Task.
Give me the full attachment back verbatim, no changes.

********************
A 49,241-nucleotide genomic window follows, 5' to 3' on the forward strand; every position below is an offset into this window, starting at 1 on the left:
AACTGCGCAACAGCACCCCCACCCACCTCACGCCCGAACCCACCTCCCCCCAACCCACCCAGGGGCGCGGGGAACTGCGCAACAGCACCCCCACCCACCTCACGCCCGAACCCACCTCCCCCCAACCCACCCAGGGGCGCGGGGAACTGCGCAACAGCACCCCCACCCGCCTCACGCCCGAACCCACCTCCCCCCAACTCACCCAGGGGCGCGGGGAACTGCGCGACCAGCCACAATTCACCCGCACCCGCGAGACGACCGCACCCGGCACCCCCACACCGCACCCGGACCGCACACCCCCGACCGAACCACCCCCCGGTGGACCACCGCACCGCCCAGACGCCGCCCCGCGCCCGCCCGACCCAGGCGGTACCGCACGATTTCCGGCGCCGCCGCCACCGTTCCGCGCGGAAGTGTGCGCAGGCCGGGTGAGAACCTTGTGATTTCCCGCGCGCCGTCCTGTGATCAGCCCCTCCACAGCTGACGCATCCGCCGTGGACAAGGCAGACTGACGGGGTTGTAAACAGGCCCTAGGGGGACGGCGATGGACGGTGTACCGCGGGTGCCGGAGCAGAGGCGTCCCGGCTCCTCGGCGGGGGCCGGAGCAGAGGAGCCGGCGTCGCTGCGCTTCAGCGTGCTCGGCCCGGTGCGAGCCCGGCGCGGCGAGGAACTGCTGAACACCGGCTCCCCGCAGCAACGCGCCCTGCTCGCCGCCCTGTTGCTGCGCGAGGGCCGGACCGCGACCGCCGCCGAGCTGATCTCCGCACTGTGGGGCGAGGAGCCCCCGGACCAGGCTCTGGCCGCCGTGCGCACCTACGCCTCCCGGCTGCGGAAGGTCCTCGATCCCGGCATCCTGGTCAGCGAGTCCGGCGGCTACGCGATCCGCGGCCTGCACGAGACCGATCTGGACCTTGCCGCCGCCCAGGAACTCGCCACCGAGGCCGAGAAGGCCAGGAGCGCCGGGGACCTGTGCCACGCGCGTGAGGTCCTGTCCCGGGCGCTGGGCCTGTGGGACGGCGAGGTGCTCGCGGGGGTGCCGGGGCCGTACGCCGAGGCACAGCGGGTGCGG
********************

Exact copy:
A 49,241-nucleotide genomic window follows, 5' to 3' on the forward strand; every position below is an offset into this window, starting at 1 on the left:
AACTGCGCAACAGCACCCCCACCCACCTCACGCCCGAACCCACCTCCCCCCAACCCACCCAGGGGCGCGGGGAACTGCGCAACAGCACCCCCACCCACCTCACGCCCGAACCCACCTCCCCCCAACCCACCCAGGGGCGCGGGGAACTGCGCAACAGCACCCCCACCCGCCTCACGCCCGAACCCACCTCCCCCCAACTCACCCAGGGGCGCGGGGAACTGCGCGACCAGCCACAATTCACCCGCACCCGCGAGACGACCGCACCCGGCACCCCCACACCGCACCCGGACCGCACACCCCCGACCGAACCACCCCCCGGTGGACCACCGCACCGCCCAGACGCCGCCCCGCGCCCGCCCGACCCAGGCGGTACCGCACGATTTCCGGCGCCGCCGCCACCGTTCCGCGCGGAAGTGTGCGCAGGCCGGGTGAGAACCTTGTGATTTCCCGCGCGCCGTCCTGTGATCAGCCCCTCCACAGCTGACGCATCCGCCGTGGACAAGGCAGACTGACGGGGTTGTAAACAGGCCCTAGGGGGACGGCGATGGACGGTGTACCGCGGGTGCCGGAGCAGAGGCGTCCCGGCTCCTCGGCGGGGGCCGGAGCAGAGGAGCCGGCGTCGCTGCGCTTCAGCGTGCTCGGCCCGGTGCGAGCCCGGCGCGGCGAGGAACTGCTGAACACCGGCTCCCCGCAGCAACGCGCCCTGCTCGCCGCCCTGTTGCTGCGCGAGGGCCGGACCGCGACCGCCGCCGAGCTGATCTCCGCACTGTGGGGCGAGGAGCCCCCGGACCAGGCTCTGGCCGCCGTGCGCACCTACGCCTCCCGGCTGCGGAAGGTCCTCGATCCCGGCATCCTGGTCAGCGAGTCCGGCGGCTACGCGATCCGCGGCCTGCACGAGACCGATCTGGACCTTGCCGCCGCCCAGGAACTCGCCACCGAGGCCGAGAAGGCCAGGAGCGCCGGGGACCTGTGCCACGCGCGTGAGGTCCTGTCCCGGGCGCTGGGCCTGTGGGACGGCGAGGTGCTCGCGGGGGTGCCGGGGCCGTACGCCGAGGCACAGCGGGTGCGG